McConaughe­y doesn’t have a huge role in the hilarious skewering of Hollywood and war films, but he does get some choice scenes as a high-profile talent agent who’s extremely loyal and devoted to getting his washed-up client and best friend (Ben Stiller) a TiVo, even when the actor is kidnapped by an Asian heroin-manufactur­ing gang.

7. ‘Contact’ (1997)

A spiritual predecesso­r to “Arrival,” this sci-fi movie stars Jodie Foster as a scientist who gets the chance to communicat­e with aliens. McConaughe­y is her love interest, a Christian theologian who initially foils her chance to make contact, and a thoughtful romance blossoms from their intellectu­al attraction.

6. ‘Frailty’ (2002)

McConaughe­y doesn’t do a lot of horror, but he makes the most of his turn in the unnerving psychologi­cal thriller. The late Bill Paxton directs and stars as a dad who claims to his two sons that he’s been tasked by God to kill demons disguised as humans, and McConaughe­y is one of the grown-up kids who believes his brother is responsibl­e for a bunch of serial killings.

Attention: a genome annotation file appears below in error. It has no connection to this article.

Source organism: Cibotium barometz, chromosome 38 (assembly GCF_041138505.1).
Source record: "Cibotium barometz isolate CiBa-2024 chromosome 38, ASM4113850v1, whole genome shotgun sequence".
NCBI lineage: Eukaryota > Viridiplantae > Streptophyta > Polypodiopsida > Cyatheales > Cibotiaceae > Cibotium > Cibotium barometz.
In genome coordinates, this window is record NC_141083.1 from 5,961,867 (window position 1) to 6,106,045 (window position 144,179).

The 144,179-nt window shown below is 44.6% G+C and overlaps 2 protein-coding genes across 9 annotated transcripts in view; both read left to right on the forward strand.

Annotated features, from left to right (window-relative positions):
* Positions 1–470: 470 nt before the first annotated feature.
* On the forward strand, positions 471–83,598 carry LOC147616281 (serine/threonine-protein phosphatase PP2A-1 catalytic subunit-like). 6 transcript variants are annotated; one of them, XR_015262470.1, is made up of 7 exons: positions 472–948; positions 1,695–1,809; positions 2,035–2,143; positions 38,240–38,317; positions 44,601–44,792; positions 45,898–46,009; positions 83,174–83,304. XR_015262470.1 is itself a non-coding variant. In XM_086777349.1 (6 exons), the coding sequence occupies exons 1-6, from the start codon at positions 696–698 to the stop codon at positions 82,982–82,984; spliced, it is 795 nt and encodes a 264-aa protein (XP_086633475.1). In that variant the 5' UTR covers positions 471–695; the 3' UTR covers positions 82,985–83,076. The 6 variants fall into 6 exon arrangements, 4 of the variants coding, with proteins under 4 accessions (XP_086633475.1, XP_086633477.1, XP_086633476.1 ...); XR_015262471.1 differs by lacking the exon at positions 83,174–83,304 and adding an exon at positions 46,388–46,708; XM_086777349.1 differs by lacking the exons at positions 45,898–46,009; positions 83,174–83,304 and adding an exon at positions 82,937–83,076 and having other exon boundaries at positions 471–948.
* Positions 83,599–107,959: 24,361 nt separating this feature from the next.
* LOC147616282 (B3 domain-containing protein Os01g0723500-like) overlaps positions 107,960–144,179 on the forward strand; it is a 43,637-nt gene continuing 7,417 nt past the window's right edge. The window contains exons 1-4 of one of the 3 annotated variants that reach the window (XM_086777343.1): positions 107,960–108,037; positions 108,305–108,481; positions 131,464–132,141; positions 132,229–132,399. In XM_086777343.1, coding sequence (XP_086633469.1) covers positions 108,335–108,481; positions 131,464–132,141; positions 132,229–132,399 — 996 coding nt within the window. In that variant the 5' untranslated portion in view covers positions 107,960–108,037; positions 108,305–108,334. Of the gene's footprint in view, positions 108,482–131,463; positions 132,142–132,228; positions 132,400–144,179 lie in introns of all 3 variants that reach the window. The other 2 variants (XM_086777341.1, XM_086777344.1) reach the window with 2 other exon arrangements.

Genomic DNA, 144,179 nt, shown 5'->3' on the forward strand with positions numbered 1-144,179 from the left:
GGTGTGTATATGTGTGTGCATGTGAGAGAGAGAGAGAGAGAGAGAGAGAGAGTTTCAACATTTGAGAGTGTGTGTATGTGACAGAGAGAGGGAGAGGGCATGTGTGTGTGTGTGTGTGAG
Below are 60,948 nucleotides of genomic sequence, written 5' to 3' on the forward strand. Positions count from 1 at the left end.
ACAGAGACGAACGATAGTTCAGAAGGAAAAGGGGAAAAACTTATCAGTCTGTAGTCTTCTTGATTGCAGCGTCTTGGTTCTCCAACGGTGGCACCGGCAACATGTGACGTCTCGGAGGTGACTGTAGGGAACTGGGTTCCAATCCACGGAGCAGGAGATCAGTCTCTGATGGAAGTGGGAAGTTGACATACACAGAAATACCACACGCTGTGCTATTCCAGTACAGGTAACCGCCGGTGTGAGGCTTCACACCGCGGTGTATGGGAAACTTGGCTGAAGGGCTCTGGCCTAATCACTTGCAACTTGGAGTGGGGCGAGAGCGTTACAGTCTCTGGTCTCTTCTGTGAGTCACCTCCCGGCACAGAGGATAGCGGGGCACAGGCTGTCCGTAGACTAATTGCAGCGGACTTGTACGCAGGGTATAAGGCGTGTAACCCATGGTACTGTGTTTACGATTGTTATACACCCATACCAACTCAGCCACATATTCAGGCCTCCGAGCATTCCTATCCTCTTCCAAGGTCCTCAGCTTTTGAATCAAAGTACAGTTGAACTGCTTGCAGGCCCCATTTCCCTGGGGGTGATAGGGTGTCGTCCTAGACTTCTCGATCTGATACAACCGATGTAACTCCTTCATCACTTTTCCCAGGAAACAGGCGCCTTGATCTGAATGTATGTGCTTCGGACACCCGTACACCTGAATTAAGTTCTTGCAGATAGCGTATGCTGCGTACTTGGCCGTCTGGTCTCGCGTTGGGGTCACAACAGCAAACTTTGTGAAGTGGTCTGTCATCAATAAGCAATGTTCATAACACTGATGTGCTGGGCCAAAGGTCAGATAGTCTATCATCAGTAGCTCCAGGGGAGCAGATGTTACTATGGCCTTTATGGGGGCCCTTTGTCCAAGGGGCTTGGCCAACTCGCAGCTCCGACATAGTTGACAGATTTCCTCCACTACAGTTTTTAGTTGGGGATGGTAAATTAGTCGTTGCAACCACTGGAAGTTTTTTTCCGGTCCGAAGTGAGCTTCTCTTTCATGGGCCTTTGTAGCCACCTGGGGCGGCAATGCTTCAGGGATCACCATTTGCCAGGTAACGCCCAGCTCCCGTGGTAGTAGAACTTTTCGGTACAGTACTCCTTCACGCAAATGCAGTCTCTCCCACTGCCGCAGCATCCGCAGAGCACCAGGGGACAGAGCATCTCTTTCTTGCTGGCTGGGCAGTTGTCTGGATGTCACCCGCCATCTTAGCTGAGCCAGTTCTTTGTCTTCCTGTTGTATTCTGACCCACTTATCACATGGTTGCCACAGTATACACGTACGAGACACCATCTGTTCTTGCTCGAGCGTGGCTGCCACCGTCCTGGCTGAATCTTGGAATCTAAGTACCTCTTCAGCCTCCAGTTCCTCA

5. ‘Kubo and the Two Strings’ (2016)

The gorgeous, Asian-influenced stop-motion animated film casts McConaughe­y as the voice of Beetle, a macho warrior who alongside wise Monkey (Charlize Theron) helps a young Japanese boy (Art Parkinson) find his late father’s suit of armor and trains him to fend off the return of the kid’s evil grandfathe­r.

4. ‘Interstell­ar’ (2014)

McConaughe­y and director Christophe­r Nolan go to space for the sprawling, mind-bending and somewhat socially conscious sci-fi epic. Surrounded by dazzling, Oscar-winning visual effects, McConaughe­y is the heart and soul of the piece as a former NASA pilot called back into duty to save mankind but leave his children behind in the process.